SAN PABLO -- A new legal opinion suggests that Doctors Medical Center could be licensed to become a satellite emergency department under the county's jurisdiction, offering a possible avenue to preserve services at the foundering hospital that is at risk of closure.
The legal position paper recently received by county officials argues that the state's Department of Public Health has the authority to approve the conversion of the hospital to a satellite emergency department of the county, an option that could also increase reimbursement rates and free up county dollars to help close the hospital's budget gap.
The legal opinion, along with a bill introduced last week by Assemblywoman Nancy Skinner, D-Berkeley, that would designate DMC as a public hospital so that it could collect higher reimbursement rates, provides fresh hope that a plan can be crafted to avoid total closure of the hospital, which is drowning in red ink.
"Having a state bill which identifies some additional funding is helpful but not a full solution, and a legal opinion isn't actual state approval, so it's best to say there is continued hard work to be done," said Contra Costa County Supervisor John Gioia, of Richmond.
If the emergency department is absorbed as a satellite facility in the county system, patients would still have to be taken to other hospitals in the area if they need specialized care, as in the case of trauma and heart attacks. But a satellite emergency department has advantages over a freestanding unit because it could include better reimbursement rates under the county license and county subsidies. A satellite facility could also benefit from better integration with the resources of the county medical system.
"A satellite and a freestanding (emergency department) are pretty similar in some ways operationally," said Dr. Joseph Barger, director of Contra Costa Emergency Medical Services. "While there could be an advantage of having an associated medical staff of another entity, there would still be the challenge of making sure that patients who need additional care can be promptly and efficiently transported elsewhere."
DMC runs an $18 million annual deficit, driven mostly by a payer mix that is about 80 percent Medicare and Medi-Cal patients, and only 11 percent privately insured, according to 2013 statistics. DMC is managed and funded by the West Contra Costa Healthcare District, which comprises about 250,000 West County residents but does not get subsidies from the county government.
Skinner's bill, AB39, has until Sunday to pass. In an email statement Monday, Skinner made particular note of DMC's nonemergency facilities. "Doctors Medical Center has, among other things, an outstanding cardio unit and dialysis center," she wrote.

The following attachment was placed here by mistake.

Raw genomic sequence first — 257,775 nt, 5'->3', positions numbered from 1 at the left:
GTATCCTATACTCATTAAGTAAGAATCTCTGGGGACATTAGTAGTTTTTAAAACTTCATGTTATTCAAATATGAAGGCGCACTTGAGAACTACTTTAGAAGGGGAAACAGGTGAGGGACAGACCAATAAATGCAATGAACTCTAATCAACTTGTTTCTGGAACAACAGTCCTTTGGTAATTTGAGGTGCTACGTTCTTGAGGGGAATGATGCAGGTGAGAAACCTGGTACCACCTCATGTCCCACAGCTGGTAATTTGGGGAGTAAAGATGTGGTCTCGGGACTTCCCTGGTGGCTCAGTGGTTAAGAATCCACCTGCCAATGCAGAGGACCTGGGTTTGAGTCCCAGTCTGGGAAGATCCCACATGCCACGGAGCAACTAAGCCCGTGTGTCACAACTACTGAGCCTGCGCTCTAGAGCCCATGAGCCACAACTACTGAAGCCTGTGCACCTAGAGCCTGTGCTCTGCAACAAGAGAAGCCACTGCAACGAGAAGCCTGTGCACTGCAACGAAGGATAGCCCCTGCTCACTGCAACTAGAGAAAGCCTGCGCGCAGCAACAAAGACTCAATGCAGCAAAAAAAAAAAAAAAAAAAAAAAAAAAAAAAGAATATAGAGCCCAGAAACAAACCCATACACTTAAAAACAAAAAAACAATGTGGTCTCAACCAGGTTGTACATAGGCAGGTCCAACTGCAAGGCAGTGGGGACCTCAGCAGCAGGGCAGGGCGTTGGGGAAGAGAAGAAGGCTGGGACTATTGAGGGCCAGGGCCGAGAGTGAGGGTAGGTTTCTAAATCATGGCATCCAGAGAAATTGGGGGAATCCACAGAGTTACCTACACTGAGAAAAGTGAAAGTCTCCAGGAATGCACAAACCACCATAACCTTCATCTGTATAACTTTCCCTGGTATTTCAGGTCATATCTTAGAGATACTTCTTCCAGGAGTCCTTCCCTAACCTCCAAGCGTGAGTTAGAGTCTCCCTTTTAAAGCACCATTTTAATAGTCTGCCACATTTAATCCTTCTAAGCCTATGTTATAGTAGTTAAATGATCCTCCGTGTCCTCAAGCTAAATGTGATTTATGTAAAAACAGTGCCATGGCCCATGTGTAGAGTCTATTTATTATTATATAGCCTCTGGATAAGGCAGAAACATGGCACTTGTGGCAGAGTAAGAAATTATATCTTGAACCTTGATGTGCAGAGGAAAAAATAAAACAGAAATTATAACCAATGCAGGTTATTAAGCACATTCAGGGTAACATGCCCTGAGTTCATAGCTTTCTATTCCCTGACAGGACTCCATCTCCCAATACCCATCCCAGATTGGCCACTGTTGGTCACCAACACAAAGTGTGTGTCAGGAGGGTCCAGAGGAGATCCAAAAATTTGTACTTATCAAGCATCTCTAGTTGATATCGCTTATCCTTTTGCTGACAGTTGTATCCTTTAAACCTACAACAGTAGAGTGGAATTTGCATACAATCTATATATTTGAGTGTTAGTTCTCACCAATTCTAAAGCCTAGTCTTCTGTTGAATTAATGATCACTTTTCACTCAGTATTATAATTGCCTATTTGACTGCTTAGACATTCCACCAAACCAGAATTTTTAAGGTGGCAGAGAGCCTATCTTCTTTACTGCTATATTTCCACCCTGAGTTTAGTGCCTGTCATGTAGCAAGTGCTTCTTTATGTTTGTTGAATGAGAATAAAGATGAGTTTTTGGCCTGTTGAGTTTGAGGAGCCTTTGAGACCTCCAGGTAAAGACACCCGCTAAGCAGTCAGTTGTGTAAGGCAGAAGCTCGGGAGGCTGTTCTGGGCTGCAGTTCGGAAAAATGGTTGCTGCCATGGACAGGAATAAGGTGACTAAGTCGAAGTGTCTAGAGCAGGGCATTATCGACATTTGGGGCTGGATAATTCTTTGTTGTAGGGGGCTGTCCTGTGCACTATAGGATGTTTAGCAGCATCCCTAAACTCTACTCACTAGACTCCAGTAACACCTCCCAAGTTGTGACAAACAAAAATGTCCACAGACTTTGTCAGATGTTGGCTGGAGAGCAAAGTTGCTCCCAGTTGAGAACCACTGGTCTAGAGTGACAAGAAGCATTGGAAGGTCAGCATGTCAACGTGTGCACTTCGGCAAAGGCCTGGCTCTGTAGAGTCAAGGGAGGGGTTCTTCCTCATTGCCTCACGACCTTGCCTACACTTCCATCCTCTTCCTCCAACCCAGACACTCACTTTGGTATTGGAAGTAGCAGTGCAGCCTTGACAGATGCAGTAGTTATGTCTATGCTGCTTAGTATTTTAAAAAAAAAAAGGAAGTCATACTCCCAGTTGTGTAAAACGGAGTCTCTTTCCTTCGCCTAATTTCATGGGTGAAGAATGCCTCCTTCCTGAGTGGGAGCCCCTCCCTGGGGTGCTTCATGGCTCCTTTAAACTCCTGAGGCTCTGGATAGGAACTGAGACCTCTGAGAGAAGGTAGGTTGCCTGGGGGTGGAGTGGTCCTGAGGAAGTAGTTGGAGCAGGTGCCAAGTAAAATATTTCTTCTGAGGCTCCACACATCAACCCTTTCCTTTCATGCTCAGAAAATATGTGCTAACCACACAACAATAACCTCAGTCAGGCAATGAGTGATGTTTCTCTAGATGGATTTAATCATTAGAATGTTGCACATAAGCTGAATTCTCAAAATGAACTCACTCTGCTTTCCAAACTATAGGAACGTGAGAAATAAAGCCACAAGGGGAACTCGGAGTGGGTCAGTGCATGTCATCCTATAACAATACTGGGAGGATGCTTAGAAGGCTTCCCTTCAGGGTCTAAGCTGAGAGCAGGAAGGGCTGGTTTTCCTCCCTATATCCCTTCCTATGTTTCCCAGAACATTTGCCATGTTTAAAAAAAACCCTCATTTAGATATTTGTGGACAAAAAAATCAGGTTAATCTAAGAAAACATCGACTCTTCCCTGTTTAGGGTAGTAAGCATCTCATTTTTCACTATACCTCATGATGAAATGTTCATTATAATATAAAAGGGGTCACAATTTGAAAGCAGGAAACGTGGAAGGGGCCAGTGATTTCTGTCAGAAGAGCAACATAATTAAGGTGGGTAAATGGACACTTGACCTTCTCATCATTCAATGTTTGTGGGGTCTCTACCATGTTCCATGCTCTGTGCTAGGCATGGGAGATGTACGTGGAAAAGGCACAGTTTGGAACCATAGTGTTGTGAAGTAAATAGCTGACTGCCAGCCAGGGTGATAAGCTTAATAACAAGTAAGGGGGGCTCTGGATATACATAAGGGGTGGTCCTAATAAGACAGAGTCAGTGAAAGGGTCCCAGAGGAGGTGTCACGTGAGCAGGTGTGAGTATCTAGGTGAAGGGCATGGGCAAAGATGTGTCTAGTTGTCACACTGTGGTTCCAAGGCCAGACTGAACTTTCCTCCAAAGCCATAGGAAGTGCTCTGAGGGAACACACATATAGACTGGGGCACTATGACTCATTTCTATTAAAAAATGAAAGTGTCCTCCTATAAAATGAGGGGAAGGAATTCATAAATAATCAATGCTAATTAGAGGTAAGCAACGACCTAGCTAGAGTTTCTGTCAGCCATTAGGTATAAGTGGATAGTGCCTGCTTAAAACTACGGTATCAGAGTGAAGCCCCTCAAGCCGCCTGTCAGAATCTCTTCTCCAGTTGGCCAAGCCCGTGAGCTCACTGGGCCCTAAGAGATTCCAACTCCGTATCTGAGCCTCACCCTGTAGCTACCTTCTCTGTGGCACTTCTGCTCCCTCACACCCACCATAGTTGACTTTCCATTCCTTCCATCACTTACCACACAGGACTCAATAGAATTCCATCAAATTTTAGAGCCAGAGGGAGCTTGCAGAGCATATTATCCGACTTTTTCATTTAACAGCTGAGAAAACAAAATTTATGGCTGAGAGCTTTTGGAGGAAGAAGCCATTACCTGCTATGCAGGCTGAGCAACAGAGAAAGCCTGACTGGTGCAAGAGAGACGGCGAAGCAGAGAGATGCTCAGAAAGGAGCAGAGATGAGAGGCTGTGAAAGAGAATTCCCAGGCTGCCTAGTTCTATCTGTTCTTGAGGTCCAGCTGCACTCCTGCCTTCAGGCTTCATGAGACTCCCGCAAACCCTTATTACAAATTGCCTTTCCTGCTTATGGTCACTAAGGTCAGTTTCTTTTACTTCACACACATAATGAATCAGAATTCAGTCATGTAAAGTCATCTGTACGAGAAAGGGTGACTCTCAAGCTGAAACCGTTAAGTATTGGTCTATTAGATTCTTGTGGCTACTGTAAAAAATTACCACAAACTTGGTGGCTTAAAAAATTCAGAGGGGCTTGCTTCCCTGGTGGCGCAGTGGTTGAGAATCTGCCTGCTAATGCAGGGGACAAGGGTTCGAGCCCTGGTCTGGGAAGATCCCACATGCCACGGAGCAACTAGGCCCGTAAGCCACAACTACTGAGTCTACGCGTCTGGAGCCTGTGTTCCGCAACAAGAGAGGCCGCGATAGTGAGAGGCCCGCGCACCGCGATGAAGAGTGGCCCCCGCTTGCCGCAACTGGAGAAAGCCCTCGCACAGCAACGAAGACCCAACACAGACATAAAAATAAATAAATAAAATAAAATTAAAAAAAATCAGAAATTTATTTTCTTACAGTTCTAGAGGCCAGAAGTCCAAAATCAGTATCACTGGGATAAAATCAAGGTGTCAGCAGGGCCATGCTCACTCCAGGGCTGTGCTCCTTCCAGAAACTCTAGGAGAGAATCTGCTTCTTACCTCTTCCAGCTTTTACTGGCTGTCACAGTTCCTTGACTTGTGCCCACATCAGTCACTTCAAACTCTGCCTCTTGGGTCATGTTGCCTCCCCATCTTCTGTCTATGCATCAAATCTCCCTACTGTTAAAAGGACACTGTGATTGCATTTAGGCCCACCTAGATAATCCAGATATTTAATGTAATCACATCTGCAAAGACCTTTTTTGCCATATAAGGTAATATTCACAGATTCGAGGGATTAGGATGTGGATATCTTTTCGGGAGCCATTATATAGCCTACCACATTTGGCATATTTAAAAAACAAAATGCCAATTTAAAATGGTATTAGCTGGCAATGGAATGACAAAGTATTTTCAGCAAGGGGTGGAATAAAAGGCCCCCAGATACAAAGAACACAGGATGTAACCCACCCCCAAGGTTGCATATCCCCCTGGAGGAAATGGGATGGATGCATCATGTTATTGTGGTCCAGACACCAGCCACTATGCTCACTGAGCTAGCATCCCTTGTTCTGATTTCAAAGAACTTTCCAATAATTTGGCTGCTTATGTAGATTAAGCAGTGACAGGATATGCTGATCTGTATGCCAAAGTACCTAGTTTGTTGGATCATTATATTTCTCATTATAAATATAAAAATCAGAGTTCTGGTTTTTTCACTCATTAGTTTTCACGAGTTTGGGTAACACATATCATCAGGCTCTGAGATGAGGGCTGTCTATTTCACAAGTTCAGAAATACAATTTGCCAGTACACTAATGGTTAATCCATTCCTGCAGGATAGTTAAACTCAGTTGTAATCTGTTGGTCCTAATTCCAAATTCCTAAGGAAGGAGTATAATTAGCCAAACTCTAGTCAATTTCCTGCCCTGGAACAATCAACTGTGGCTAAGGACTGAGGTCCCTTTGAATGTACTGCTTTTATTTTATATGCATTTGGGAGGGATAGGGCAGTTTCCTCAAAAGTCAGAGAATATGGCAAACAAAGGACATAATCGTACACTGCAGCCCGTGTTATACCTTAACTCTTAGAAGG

Gioia and West Contra Costa Healthcare District Chairman Eric Zell said the hospital's future rests on dual tracks of action, and whatever is successful will help determine the outcome. Zell said earlier this week that if Skinner's bill became law, the new money it would free up could be a "part of a puzzle of funding" that saves the hospital as a full-service facility, an option largely written off just days before.
An Aug. 21 paper written by Hooper, Lundy & Bookman P.C., a San Francisco law firm that specializes in health care issues, concluded that DMC can be granted license to operate as a satellite emergency department of the county system by a decision from the California Department of Public Health.
"We do not believe that a standby emergency department must be located in a 'hospital building' that provides basic and inpatient services," the report concluded.
DMC and county officials met with state health department representatives in early August to discuss a satellite emergency department, according to the paper, but state officials argued that a satellite emergency department must be within a facility that provides inpatient services as well in order to get the proper licensing.
According to the paper, 89 percent of the 40,000 patients who go to DMC's emergency room annually don't need additional inpatient care, meaning only about 4,000 annually would likely require transport to another facility.
Nurses unions and community advocates have pushed hard against the satellite emergency department idea, arguing that the loss of basic health care and inpatient services at the hospital is unacceptable, particularly in a poor area of the county with a high proportion of elderly residents. About $9 million in annual parcel taxes voters passed in 2004 and 2011 to fund the hospital would still be collected if DMC is scaled down to a satellite emergency department.
While maintaining a full-service hospital is still an option, Gioia and Zell said, the satellite emergency idea significantly reduces the gaping budget gap and makes it more likely that the county and the other area hospitals could chip in to fill it. The other hospitals are eager to avoid the deluge of hospital visits should DMC close completely. A satellite emergency department could cut the gap from about $18 million to about $9 million, Gioia said.
"There could be willingness," Gioia said. "The other hospitals have said in our discussions that they are open to discussing funding of a different model that is sustainable, and the county has never said it is not willing to contribute to DMC; it just doesn't have $18 million annually."
Contact Robert Rogers at 510-262-2726. Follow him at Twitter.com/sfbaynewsrogers.